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What did you do to get ahead in your law career ?


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David’s Answer

To get ahead in a law career, you must prepare yourself to the following thing such as willing to put in the time (long hours), effort, energy, study and you must be willing do everything beyond your desire. When I pursued in the field of legal and law, I volunteered a lot from working in a law firm to working in a justice center which I spend a lot of time reading, listening, running, and more to understand and learn what I need to be prepare in the field. You will be looking a numerous hours of preparing with a limit of time to rest. The actual work was not interesting at all and there is a lot of other thing you can take on in order to get the feel of the legal/law system and also willingness to take those kinds of unwilling assignments to help you build on your credibility which eventually led to more interesting work. Be a good listener and takes note, you will learn from more experienced attorneys and even support staff. This is a better approach and good practice rather then trying to prove that you already know it all, sometimes acting and being dumb does not hurt you at the moment because you maybe advance than them in certain way once you are really in the system, there you can show them back what you are about.

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Nancy’s Answer

To get ahead in a legal career, you must be willing to put in the time, i.e., long hours, and you must be willing to take the less desirable assignments. In other words, say "yes" to everything you can manage. As a young lawyer, I volunteered to drive long distances to perform document reviews. The actual work was not interesting at all, but someone had to do it. I also agreed to take court appearances that were far away and in off beat locations. I think that my willingness to take those kinds of assignments, helped build my credibility which eventually led to more interesting work, including first chair trial assignments. Be a good listener, and you will learn from more experienced attorneys and even support staff. This is a better approach then trying to prove that you already know it all, which can be off putting and will not likely advance your career,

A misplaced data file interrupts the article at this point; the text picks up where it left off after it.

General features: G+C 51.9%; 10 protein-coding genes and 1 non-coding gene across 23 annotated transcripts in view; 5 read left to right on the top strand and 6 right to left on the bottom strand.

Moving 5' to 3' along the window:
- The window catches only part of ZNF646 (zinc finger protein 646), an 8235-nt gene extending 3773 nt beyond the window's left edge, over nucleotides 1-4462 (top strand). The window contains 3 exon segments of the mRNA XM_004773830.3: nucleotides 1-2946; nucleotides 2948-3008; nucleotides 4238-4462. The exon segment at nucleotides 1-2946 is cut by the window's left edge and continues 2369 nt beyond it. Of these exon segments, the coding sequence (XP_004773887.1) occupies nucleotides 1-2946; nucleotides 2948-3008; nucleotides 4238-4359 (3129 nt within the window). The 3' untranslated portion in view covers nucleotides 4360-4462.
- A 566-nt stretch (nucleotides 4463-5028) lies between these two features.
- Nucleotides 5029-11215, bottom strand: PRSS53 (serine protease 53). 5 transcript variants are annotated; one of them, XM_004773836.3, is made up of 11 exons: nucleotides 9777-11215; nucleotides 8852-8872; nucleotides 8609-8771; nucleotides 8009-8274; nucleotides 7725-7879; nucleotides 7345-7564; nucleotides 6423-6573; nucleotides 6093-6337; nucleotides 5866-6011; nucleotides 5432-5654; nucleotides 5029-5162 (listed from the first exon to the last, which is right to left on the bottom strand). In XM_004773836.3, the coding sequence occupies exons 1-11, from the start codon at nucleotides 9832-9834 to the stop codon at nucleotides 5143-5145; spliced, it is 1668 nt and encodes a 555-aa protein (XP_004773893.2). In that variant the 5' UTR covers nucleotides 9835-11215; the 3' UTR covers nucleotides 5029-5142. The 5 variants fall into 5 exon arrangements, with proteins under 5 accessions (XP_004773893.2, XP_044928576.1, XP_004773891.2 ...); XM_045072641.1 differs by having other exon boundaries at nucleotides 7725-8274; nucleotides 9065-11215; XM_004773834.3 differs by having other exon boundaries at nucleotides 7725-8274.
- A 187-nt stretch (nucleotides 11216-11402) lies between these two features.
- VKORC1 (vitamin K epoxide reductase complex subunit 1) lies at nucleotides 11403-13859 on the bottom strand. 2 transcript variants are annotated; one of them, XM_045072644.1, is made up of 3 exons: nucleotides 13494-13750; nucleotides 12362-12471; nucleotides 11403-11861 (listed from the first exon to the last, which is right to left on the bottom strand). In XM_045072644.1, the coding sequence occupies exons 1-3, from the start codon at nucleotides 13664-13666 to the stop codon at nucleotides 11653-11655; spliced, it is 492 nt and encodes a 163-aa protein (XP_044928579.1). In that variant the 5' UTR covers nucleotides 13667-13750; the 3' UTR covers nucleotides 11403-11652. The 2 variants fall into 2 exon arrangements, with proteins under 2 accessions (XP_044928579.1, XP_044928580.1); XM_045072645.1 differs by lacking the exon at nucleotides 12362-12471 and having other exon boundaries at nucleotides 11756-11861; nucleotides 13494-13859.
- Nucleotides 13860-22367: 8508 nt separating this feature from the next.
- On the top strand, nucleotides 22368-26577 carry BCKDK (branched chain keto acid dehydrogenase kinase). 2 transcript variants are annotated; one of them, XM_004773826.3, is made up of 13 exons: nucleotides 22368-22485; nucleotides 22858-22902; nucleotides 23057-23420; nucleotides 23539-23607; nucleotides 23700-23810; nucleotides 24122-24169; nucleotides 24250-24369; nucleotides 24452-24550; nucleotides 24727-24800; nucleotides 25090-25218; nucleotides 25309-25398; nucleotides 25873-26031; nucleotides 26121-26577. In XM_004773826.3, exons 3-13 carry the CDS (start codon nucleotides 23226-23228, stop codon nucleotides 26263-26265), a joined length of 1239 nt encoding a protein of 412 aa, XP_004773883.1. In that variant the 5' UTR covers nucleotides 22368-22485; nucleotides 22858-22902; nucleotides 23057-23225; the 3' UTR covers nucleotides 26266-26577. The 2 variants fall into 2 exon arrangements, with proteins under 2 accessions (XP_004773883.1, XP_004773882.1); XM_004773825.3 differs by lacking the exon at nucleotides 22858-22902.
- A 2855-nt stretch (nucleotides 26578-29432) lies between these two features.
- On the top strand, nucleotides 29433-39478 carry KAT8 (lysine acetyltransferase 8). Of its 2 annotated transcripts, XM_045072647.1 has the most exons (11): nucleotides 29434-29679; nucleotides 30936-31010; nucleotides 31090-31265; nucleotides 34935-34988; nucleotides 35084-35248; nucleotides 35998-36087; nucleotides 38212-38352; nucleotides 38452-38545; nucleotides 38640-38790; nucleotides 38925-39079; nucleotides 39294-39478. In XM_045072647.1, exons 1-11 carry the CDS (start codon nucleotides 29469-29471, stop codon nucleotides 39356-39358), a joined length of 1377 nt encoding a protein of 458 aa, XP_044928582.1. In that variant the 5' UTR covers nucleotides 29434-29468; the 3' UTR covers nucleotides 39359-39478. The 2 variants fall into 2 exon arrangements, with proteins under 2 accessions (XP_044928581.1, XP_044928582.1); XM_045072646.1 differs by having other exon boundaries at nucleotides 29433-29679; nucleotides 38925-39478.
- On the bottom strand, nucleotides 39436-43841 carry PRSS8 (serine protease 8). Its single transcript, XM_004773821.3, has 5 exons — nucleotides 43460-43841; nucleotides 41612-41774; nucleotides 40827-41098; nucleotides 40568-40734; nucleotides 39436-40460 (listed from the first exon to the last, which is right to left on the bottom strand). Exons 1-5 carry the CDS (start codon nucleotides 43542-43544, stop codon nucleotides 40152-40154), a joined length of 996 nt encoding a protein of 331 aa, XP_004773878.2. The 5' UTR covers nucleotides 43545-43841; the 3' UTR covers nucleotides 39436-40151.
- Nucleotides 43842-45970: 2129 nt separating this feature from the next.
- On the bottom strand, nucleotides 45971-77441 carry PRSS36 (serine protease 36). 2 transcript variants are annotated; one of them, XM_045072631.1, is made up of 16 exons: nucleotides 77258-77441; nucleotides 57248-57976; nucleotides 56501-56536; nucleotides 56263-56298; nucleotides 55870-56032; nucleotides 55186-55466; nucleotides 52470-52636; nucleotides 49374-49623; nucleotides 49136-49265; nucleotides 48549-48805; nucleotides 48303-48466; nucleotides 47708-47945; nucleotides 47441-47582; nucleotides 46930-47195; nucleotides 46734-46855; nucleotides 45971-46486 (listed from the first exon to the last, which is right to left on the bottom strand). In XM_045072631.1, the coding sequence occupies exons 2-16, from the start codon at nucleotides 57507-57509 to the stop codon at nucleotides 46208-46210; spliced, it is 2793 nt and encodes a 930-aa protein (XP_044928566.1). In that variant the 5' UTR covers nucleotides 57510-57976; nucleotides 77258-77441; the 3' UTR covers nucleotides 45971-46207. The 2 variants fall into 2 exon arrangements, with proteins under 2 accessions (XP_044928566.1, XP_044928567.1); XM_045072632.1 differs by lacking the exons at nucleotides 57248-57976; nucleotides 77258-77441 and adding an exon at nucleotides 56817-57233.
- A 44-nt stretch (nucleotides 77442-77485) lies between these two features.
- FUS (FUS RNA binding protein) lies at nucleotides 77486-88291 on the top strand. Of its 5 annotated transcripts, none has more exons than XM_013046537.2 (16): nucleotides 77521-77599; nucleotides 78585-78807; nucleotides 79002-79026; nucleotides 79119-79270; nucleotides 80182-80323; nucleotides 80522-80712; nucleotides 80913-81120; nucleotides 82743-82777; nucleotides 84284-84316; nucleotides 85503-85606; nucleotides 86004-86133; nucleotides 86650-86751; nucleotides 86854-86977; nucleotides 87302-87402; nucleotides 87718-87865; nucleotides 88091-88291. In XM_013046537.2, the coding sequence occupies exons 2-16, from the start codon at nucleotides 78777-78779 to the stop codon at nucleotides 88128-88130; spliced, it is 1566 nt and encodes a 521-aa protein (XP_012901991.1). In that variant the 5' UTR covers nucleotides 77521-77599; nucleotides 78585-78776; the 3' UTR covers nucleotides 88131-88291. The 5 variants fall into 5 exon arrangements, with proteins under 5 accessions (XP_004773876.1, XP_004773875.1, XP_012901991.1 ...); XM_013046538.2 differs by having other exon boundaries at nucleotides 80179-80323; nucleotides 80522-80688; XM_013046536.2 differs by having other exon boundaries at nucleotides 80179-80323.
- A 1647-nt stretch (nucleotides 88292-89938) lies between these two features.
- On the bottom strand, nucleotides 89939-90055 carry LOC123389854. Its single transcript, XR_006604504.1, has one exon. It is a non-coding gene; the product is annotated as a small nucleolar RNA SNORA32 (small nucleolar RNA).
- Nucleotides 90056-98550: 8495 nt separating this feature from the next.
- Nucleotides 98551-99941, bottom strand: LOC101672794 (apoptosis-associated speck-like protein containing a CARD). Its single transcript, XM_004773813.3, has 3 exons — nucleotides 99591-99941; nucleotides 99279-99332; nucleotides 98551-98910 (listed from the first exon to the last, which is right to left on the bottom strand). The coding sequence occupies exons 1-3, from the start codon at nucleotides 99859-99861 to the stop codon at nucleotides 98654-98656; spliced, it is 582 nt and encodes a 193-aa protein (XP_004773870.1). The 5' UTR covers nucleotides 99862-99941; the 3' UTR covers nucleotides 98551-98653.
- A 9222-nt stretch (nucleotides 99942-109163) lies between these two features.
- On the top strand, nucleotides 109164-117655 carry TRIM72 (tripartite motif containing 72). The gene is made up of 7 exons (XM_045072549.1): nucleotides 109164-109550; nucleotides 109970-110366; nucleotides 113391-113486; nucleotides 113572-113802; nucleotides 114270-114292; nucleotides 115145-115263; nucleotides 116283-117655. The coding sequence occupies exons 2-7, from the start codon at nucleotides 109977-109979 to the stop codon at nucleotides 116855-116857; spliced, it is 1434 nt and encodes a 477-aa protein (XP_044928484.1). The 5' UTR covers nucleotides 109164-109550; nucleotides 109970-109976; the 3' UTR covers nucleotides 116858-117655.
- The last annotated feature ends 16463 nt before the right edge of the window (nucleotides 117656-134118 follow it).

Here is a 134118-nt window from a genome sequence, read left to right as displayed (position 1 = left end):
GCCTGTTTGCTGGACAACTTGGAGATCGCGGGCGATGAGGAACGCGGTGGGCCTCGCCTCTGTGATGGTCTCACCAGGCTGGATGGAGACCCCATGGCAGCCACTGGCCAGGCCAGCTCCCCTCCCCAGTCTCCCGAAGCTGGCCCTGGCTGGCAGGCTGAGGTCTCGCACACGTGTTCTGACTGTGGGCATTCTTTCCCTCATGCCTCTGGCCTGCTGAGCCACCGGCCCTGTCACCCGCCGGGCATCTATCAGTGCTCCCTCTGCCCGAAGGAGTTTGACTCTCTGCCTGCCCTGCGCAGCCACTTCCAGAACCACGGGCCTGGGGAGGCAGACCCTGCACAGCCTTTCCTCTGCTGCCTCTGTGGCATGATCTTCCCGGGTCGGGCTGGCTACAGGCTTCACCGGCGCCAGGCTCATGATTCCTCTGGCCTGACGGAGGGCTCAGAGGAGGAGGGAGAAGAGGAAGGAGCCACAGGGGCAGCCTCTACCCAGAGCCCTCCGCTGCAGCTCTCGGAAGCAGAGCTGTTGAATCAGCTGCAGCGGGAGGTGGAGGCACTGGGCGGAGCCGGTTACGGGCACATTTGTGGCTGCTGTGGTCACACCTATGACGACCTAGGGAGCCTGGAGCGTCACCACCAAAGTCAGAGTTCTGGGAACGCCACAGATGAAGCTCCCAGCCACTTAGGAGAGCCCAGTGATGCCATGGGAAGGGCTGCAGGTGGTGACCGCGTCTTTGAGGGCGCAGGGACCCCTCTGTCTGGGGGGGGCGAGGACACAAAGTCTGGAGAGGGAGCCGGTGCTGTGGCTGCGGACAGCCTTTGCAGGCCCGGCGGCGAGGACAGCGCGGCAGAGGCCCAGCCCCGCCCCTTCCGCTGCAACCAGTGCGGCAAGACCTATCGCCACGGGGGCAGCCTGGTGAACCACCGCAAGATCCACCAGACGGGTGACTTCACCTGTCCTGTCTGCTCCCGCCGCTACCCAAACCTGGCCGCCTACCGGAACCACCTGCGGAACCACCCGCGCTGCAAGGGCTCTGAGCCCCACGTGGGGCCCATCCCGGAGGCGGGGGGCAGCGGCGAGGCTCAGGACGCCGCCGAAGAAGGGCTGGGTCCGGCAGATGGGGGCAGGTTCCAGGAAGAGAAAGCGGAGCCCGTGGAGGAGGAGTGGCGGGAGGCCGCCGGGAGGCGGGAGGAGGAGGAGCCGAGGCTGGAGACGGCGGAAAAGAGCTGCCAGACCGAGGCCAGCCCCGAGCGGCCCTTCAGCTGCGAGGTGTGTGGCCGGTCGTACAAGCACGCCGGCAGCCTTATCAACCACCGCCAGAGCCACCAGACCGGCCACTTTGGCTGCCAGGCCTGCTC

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Kent’s Answer

I agree with the other answers provided, and I would emphasize the following from my personal experience: (1) learn as much as you can about the area of law that you want to practice; (2) find a good mentor or two and learn from them (and they may help advance your career); and (3) get as much legal experience as you can and be flexible about the work you do early in your career -- work that isn't glamorous or well compensated (it may not pay any $ at all) can be a stepping stone to getting ahead in your law career. Best of luck to you!

Thank you for your great advice. Munyah S.

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Ching’s Answer

In addition to all the wonderful advice already provided in this thread, I would also suggest being open towards any assignment. Certainly, don't be shy to ask for work and ask how you can help on a certain project before help is even requested. The willingness to learn, dedication, and proactiveness are all positive traits to demonstrate an eager mind.

Thank you ! Munyah S.

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Fiona’s Answer

There are many many different areas of law and they are vastly different. When you begin your degree, try to seize every opportunity to try out different areas of law - for example, you can apply to different internships with law firms (international firms will normally specialise in corporate / finance matters, whilst smaller firms may specialise in commercial / family / property matters), try out mini-pupillages with barrister chambers (I am not sure if the system applies where you are, but common law system will distinguish between solicitors and barristers). Try out the different areas and choose something you are good at and are interested in.

Be prepared to work hard. For the first six years of my career I was hardly ever home before mid night. It is tough because the learning curve in many areas is often very steep. But it does get much better after that and it is simply a stage that most lawyers have to go through.

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